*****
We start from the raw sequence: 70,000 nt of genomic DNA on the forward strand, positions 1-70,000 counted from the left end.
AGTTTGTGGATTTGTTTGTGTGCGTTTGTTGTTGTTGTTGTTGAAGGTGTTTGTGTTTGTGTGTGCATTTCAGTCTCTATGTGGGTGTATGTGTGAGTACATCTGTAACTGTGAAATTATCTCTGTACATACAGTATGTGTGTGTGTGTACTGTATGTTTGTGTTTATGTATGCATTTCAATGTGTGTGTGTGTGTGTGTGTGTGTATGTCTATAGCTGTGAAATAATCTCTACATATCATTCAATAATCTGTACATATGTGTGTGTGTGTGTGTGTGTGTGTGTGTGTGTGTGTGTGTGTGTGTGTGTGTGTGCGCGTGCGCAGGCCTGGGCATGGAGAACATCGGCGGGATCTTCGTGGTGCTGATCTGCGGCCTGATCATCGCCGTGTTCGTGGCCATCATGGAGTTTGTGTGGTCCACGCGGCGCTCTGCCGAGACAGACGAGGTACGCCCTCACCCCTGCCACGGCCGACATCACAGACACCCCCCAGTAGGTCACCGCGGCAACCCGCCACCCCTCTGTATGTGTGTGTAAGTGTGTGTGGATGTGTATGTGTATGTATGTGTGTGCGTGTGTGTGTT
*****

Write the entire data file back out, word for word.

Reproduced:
We start from the raw sequence: 70,000 nt of genomic DNA on the forward strand, positions 1-70,000 counted from the left end.
AGTTTGTGGATTTGTTTGTGTGCGTTTGTTGTTGTTGTTGTTGAAGGTGTTTGTGTTTGTGTGTGCATTTCAGTCTCTATGTGGGTGTATGTGTGAGTACATCTGTAACTGTGAAATTATCTCTGTACATACAGTATGTGTGTGTGTGTACTGTATGTTTGTGTTTATGTATGCATTTCAATGTGTGTGTGTGTGTGTGTGTGTGTATGTCTATAGCTGTGAAATAATCTCTACATATCATTCAATAATCTGTACATATGTGTGTGTGTGTGTGTGTGTGTGTGTGTGTGTGTGTGTGTGTGTGTGTGTGTGTGCGCGTGCGCAGGCCTGGGCATGGAGAACATCGGCGGGATCTTCGTGGTGCTGATCTGCGGCCTGATCATCGCCGTGTTCGTGGCCATCATGGAGTTTGTGTGGTCCACGCGGCGCTCTGCCGAGACAGACGAGGTACGCCCTCACCCCTGCCACGGCCGACATCACAGACACCCCCCAGTAGGTCACCGCGGCAACCCGCCACCCCTCTGTATGTGTGTGTAAGTGTGTGTGGATGTGTATGTGTATGTATGTGTGTGCGTGTGTGTGTT